Baltimore County has agreed to a $3 million settlement with the family of Korryn Gaines, a Black woman killed by a county police officer in 2016.
“We have remained committed doing right by the family of Korryn Gaines and this resolution is an important step towards closure and healing for our community,” Baltimore County Executive John Olszewski Jr. (D) said in a statement Wednesday. “While we have made tremendous progress, we also recognize that more work remains, which is why our administration continues our efforts to rebuild trust, ensure accountable policing, and build a more just future for every resident.”
J. Wyndal Gordon, an attorney for Gaines’ family, published a press release in The Afro News last Friday confirming that a settlement had been reached.
According to the settlement agreement made available by the county executive’s office Wednesday afternoon, both parties entered into the agreement on July 31.
After the family receives the full $3 million settlement, they will file to dismiss the case in Baltimore County Circuit Court.
The agreement states that the settlement is not an admission of liability on the part of the county or involved officers.
Gaines, a mother of two, was shot in the back and killed by Baltimore County Police Officer Royce Ruby on Aug. 1, 2016. Her son Kodi, then 5 years old, was also wounded during the shooting.
According to the ACLU of Maryland, officers arrived at Gaines’ apartment to execute a traffic warrant, obtaining a key from her landlord when no one answered the door. A multi-hour standoff began after she was found inside with a gun. Ruby shot her after he said Gaines aimed her firearm in his direction.
Local prosecutors declined to press criminal charges against Ruby and the shooting of Gaines was ruled justified. Her family sued Baltimore County and all officers involved in a civil lawsuit.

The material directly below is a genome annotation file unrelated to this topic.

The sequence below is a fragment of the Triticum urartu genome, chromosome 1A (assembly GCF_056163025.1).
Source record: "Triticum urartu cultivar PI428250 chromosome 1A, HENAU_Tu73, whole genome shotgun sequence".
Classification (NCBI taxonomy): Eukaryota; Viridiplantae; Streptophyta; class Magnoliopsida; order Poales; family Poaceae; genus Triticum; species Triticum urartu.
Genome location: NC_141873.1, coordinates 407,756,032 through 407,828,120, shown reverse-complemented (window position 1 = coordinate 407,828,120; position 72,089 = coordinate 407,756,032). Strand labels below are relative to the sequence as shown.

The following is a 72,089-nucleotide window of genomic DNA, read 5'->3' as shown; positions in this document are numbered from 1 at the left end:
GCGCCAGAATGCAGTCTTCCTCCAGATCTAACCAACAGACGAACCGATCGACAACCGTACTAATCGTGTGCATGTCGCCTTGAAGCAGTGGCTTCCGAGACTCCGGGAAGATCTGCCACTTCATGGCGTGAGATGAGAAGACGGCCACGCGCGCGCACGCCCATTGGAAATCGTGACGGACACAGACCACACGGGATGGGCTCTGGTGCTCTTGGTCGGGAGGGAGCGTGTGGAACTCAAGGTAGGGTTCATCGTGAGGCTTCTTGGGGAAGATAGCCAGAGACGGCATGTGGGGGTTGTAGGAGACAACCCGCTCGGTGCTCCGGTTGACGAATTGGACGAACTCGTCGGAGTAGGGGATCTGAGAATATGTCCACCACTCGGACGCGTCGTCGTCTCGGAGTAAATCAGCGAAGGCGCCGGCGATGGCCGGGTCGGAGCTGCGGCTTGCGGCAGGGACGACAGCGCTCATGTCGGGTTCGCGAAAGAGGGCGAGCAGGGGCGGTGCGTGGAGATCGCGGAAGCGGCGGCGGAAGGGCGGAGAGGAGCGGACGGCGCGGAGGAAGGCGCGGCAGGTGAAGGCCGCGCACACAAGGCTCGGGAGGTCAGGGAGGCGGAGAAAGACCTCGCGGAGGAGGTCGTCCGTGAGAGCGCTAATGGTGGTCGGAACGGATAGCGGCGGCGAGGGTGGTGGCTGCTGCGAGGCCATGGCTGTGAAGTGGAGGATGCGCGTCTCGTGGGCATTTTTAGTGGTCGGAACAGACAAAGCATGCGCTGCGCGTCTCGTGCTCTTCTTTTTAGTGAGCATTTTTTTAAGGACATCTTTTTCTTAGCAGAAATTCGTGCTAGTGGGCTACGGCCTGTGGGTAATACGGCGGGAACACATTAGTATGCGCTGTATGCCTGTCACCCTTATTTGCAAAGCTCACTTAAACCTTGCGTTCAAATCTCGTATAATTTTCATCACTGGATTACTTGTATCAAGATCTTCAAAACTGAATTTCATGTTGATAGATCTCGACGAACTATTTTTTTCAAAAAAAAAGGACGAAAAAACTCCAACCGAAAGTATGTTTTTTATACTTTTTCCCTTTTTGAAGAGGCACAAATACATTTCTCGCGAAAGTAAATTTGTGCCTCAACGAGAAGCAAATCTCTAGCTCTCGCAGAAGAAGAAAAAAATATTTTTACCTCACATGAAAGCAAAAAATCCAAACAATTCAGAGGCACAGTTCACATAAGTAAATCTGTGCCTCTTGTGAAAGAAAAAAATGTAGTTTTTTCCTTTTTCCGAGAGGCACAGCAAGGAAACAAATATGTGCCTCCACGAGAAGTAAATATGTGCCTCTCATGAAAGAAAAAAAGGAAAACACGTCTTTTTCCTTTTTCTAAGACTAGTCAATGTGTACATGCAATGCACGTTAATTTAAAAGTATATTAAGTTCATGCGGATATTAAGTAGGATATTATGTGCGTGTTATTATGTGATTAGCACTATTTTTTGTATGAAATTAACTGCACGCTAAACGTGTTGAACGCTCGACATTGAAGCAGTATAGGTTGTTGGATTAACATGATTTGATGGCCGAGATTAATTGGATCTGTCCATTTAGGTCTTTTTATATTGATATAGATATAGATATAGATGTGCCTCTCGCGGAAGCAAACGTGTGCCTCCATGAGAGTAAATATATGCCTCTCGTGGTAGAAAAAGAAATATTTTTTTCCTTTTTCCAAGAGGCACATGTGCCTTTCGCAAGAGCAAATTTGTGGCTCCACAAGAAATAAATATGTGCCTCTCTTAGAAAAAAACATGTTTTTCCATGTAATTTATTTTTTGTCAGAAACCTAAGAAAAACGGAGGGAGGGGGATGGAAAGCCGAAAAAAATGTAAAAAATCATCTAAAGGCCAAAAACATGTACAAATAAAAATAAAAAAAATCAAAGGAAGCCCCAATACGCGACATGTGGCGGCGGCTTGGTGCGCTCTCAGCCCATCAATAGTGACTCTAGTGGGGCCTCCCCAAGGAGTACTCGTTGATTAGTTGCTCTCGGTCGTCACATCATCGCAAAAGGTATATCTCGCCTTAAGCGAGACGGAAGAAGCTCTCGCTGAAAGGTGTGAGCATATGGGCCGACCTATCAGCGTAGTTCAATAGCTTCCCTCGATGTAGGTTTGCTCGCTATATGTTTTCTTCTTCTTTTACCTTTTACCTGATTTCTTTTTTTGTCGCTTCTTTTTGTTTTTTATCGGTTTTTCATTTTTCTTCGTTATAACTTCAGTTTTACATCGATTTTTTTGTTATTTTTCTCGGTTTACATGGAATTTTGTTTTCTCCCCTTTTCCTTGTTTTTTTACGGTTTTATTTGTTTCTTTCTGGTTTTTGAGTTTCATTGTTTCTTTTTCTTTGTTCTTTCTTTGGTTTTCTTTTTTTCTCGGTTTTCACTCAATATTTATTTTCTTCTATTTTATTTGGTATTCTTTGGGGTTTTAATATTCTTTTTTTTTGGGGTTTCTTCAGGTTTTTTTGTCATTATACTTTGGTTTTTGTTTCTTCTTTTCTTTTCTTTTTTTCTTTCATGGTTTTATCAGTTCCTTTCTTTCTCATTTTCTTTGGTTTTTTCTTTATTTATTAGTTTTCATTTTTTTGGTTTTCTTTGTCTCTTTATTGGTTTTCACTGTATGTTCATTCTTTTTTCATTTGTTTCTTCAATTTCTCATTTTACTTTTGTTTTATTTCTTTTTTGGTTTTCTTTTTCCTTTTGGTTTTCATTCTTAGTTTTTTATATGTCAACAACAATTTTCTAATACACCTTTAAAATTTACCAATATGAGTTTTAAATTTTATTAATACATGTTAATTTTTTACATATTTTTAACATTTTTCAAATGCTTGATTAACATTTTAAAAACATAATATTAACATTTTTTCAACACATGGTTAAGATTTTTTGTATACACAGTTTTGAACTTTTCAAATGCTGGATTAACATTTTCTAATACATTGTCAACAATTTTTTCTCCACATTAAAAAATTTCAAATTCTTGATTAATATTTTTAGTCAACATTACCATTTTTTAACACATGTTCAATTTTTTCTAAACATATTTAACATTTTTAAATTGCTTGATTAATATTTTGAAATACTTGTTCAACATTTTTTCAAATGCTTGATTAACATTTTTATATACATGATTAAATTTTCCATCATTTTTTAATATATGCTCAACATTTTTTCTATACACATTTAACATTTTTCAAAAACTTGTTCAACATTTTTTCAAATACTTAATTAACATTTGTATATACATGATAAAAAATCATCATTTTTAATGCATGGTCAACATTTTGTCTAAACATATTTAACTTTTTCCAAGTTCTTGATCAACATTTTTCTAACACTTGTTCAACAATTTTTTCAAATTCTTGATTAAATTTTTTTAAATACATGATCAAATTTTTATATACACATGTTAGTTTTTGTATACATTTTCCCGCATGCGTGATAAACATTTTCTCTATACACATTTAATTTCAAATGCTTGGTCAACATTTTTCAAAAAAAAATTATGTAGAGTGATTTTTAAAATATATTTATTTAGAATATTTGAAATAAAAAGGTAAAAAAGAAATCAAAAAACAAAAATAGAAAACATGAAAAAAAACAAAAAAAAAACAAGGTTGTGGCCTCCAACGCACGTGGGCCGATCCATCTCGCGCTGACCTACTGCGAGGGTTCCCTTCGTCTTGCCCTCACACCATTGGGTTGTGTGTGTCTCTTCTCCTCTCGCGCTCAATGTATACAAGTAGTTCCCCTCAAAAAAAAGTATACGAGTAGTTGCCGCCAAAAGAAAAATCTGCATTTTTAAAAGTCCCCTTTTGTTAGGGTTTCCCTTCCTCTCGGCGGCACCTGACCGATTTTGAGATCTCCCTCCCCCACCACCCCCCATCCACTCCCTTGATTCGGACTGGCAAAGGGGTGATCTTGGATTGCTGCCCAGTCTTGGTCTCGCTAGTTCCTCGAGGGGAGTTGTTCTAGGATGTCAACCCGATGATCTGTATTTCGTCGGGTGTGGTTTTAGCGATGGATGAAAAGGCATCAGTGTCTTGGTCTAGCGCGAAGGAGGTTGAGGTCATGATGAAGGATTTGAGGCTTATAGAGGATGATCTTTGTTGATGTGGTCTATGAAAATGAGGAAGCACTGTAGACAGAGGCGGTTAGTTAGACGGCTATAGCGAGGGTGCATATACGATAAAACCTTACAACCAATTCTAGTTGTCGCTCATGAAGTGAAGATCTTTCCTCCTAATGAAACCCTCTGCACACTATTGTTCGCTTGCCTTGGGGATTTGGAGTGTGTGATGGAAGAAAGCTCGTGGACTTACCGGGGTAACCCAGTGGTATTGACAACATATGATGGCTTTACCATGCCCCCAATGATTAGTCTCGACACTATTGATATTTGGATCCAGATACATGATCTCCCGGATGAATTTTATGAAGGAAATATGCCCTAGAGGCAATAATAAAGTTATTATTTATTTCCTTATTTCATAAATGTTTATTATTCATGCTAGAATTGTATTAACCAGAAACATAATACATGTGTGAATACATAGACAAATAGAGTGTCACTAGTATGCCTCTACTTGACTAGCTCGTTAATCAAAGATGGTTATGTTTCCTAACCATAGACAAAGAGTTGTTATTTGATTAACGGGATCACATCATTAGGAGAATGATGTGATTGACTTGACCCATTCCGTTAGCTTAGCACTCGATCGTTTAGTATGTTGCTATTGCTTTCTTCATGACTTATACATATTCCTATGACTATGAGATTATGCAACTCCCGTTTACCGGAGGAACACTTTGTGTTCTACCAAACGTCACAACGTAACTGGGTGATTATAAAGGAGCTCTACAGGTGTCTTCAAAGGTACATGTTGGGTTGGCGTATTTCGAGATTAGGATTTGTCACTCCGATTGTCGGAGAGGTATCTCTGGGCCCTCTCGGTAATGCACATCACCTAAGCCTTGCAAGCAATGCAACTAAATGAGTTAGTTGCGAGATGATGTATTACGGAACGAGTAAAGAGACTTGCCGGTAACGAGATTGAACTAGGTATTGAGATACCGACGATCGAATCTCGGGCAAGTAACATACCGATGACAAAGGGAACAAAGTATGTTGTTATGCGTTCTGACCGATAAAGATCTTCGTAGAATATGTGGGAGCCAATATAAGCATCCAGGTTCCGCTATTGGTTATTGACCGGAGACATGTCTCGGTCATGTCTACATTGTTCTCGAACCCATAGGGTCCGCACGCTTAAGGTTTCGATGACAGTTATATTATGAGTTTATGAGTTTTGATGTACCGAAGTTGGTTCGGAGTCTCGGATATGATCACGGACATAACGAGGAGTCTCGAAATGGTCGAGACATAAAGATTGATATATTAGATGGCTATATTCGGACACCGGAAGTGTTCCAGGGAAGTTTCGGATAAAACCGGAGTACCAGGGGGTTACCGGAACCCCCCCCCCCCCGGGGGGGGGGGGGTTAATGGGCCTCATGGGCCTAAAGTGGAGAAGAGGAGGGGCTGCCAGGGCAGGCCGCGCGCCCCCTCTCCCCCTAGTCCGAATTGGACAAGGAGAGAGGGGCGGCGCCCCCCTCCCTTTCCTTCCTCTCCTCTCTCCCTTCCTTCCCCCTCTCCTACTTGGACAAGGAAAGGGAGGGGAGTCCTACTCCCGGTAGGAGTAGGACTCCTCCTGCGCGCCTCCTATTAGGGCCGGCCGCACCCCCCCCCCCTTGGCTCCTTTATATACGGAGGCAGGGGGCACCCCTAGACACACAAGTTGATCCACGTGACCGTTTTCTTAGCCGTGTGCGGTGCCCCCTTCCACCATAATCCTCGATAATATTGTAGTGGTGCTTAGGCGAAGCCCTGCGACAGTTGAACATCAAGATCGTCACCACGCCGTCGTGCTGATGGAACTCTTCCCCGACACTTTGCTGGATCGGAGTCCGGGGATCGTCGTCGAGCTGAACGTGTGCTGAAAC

A jury ruled in their favor, awarding them $38 million in damages in 2018. About a year later, Baltimore County Circuit Court Judge Mickey J. Norman, a former law enforcement officer, overturned the jury’s decision, saying the police officers involved had qualified immunity.
Under Maryland’s current law, state employees — including law enforcement — are immune from civil liability for offenses that violate the rights of others if the action is within the scope of their duties and was objectively reasonable, or done without malice or gross negligence.
Multiple attempts were made to end the practice of qualified immunity during the major police reform overhaul seen during the 2021 legislative session, but none were successful.
In July 2020, the Maryland Court of Special Appeals ruled that Norman improperly set aside the jury’s verdict and remanded the case back to the circuit court for further proceedings, including to finalize the monetary damages the family should be awarded.
The case seeking financial damages for Kodi remains unsettled, attorneys for the Gaines family said this week.
(Editor’s Note: The family of Korryn Gaines is no relation to Maryland Matters Editor Danielle E. Gaines.)